An accessible, authoritative, and comprehensive book on aspects of Asperger’s syndrome, including its causes, how it is diagnosed, the social and behavioral challenges that Asperger’s syndrome patients encounter, and issues regarding stigmatization and bullying.  Suggested to those looking for a more scientific and clinical book about Asperger’s.

3 Relevant Fiction Works and Authors

1)  The Curious Incident of the Dog in the Night-Time by Mark Haddon

Christopher Boone, an autistic 15-year-old mathematical savant obsessed with Sherlock Holmes, finds his neighbor’s poodle impaled on a garden fork.  Determined to find the murderer, Christopher must learn to overcome his autistic behaviors in order to solve this mystery.  This title is suggested to readers who enjoy mysteries and are interested in individuals or characters with autistic spectrum disorders.

2)  The Pleasure of My Company by Steve Martin

Daniel Pecan Cambridge, a middle-aged man detached from the world by his neuroses, obsessive-compulsive behavior, and social anxieties, becomes involved in the life of his social worker, Clarissa, and her son, Teddy, and most learn to confront his idiosyncrasies in order to help her escape her abusive ex-husband.  Daniel’s character, while not necessarily described as autistic, exhibits obsessive-compulsive characteristics frequently associated with sufferers of autistic spectrum disorders.  Readers of Look Me in the Eye looking for a similarly witty and touching tale may want to check out this book.

3)  With the Light: Raising an Autistic Child, Vol. 1 by Keiko Tobe

The first entry in a multi-volume manga series about Sachiko Azuma’s struggles with raising her autistic son, Hikaru, this volume introduces the characters and follows Hikaru from birth through early elementary school.  This series is a poignant and moving story that explores the realities of being a parent of an autistic child.  The series is suggested to those who enjoyed Look Me in the Eye but want to read about children with autistic spectrum disorders and are open to graphic-novel format.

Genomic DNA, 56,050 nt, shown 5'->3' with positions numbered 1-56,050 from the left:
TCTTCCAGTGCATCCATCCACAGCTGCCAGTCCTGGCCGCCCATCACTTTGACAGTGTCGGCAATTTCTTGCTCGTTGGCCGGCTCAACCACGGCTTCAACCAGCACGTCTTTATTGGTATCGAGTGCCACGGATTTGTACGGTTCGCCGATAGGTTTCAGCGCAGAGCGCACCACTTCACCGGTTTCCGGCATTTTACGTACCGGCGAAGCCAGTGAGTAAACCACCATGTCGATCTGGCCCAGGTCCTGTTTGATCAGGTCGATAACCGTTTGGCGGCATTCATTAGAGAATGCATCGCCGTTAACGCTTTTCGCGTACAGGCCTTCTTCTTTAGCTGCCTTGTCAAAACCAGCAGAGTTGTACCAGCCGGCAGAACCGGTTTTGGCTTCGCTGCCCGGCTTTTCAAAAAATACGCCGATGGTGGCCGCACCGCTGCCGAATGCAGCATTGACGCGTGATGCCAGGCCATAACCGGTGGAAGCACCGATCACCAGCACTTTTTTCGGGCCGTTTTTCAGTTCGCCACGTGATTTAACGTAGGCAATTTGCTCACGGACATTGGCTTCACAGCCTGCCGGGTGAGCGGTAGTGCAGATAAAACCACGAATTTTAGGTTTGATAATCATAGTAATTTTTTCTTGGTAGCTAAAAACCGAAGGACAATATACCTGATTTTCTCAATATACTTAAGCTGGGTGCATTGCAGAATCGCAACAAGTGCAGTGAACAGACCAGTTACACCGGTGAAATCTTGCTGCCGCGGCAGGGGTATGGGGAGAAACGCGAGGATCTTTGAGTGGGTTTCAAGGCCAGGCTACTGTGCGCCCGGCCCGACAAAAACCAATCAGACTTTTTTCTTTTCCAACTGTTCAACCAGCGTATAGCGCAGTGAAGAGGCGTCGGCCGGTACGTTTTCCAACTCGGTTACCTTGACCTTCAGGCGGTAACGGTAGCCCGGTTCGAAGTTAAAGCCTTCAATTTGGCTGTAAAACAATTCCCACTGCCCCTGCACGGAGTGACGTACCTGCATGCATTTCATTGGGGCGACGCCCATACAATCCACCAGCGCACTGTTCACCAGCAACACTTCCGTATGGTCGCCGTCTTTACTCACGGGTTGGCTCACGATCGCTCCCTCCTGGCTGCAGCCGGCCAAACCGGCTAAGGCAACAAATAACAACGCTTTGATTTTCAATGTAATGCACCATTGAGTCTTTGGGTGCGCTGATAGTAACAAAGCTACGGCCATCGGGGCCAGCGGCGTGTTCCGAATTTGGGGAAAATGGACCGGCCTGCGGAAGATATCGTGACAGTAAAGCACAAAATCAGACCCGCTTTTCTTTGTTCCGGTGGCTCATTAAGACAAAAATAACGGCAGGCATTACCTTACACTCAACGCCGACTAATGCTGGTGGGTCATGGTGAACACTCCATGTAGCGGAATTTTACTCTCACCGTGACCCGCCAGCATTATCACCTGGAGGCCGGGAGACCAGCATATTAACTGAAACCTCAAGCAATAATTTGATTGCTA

Name:  Zach Musil

The Calling of the Grave

April 18, 2012

nullAuthor:  Simon Beckett

Title:  The Calling of the Grave

Genre:  Suspense, Audiobook

Publication Date:  February 2011

Number of Pages:  336, 9 hrs and 54 mins

Geographical Setting:  England

Time Period:  Eight years ago and present

Series (If applicable):  Dr. David Hunter series (book 4)

Plot Summary:

Eight years ago, forensic anthropologist Dr. David Hunter was helping the police attempt to locate the bodies of two teenage girls.  The man who confessed to and was convicted for their murder, Jerome Monk, was brought out of prison in order to help the police locate the burial site.  When Monk’s involvement ends in violence, the search is called off.  In the intervening eight years, David’s life has changed in ways that he couldn’t have imagined, but he’s shocked when the lead investigator in the missing girl’s case shows up on his doorstep to tell him that Jerome Monk has escaped from prison and might be targeting people involved in the previous investigation.  Quickly following that, a call from a woman he briefly met on the investigation eight years prior involves David in a quest to locate the murderer and ensure the safety of himself, Sophie, and anybody else involved in the investigation.  The narrator, Jonathan Keeble, gives the audiobook the appropriate sense of foreboding and helps to drive this suspenseful, fast-paced story to its conclusion.

Subject Headings:

Forensic anthropologists — Fiction.

Murder — Investigation — Fiction.

England — Fiction.

Hunter, David (Fictitious character) — Fiction.

Mystery fiction.

Detective and mystery stories.

Serial murder investigation–Fiction.